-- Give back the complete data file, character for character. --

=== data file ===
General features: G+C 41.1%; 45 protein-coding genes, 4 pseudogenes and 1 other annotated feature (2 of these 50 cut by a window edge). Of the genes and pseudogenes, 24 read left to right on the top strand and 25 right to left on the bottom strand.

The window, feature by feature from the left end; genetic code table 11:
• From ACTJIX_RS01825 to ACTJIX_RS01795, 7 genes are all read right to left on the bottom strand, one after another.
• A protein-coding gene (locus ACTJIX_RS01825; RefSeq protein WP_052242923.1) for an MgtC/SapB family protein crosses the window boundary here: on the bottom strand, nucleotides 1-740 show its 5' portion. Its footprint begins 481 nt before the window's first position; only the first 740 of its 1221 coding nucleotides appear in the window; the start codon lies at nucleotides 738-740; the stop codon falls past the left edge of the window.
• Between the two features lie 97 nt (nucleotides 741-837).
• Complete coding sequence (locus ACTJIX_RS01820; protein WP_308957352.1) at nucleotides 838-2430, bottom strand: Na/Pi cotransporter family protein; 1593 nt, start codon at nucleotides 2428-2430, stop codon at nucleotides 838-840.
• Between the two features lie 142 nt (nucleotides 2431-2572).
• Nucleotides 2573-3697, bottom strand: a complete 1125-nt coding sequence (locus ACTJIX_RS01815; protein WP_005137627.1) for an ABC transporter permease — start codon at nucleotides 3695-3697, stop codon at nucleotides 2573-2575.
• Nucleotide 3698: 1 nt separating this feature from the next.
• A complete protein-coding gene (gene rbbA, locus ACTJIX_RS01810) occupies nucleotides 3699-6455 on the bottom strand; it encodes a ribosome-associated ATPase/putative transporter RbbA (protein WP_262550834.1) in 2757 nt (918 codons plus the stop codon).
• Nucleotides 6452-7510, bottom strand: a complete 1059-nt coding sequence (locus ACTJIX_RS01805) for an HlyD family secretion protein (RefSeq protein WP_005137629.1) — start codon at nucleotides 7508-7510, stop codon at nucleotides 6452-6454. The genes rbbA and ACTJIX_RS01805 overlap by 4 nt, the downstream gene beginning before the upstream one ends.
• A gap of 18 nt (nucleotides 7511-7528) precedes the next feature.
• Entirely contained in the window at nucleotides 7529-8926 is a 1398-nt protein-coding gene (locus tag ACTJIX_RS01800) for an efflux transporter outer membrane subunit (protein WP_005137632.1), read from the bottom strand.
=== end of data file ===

General features: G+C 41.1%; 45 protein-coding genes, 4 pseudogenes and 1 other annotated feature (2 of these 50 cut by a window edge). Of the genes and pseudogenes, 24 read left to right on the top strand and 25 right to left on the bottom strand.

The window, feature by feature from the left end; genetic code table 11:
• From ACTJIX_RS01825 to ACTJIX_RS01795, 7 genes are all read right to left on the bottom strand, one after another.
• A protein-coding gene (locus ACTJIX_RS01825; RefSeq protein WP_052242923.1) for an MgtC/SapB family protein crosses the window boundary here: on the bottom strand, nucleotides 1-740 show its 5' portion. Its footprint begins 481 nt before the window's first position; only the first 740 of its 1221 coding nucleotides appear in the window; the start codon lies at nucleotides 738-740; the stop codon falls past the left edge of the window.
• Between the two features lie 97 nt (nucleotides 741-837).
• Complete coding sequence (locus ACTJIX_RS01820; protein WP_308957352.1) at nucleotides 838-2430, bottom strand: Na/Pi cotransporter family protein; 1593 nt, start codon at nucleotides 2428-2430, stop codon at nucleotides 838-840.
• Between the two features lie 142 nt (nucleotides 2431-2572).
• Nucleotides 2573-3697, bottom strand: a complete 1125-nt coding sequence (locus ACTJIX_RS01815; protein WP_005137627.1) for an ABC transporter permease — start codon at nucleotides 3695-3697, stop codon at nucleotides 2573-2575.
• Nucleotide 3698: 1 nt separating this feature from the next.
• A complete protein-coding gene (gene rbbA, locus ACTJIX_RS01810) occupies nucleotides 3699-6455 on the bottom strand; it encodes a ribosome-associated ATPase/putative transporter RbbA (protein WP_262550834.1) in 2757 nt (918 codons plus the stop codon).
• Nucleotides 6452-7510, bottom strand: a complete 1059-nt coding sequence (locus ACTJIX_RS01805) for an HlyD family secretion protein (RefSeq protein WP_005137629.1) — start codon at nucleotides 7508-7510, stop codon at nucleotides 6452-6454. The genes rbbA and ACTJIX_RS01805 overlap by 4 nt, the downstream gene beginning before the upstream one ends.
• A gap of 18 nt (nucleotides 7511-7528) precedes the next feature.
• Entirely contained in the window at nucleotides 7529-8926 is a 1398-nt protein-coding gene (locus tag ACTJIX_RS01800) for an efflux transporter outer membrane subunit (protein WP_005137632.1), read from the bottom strand.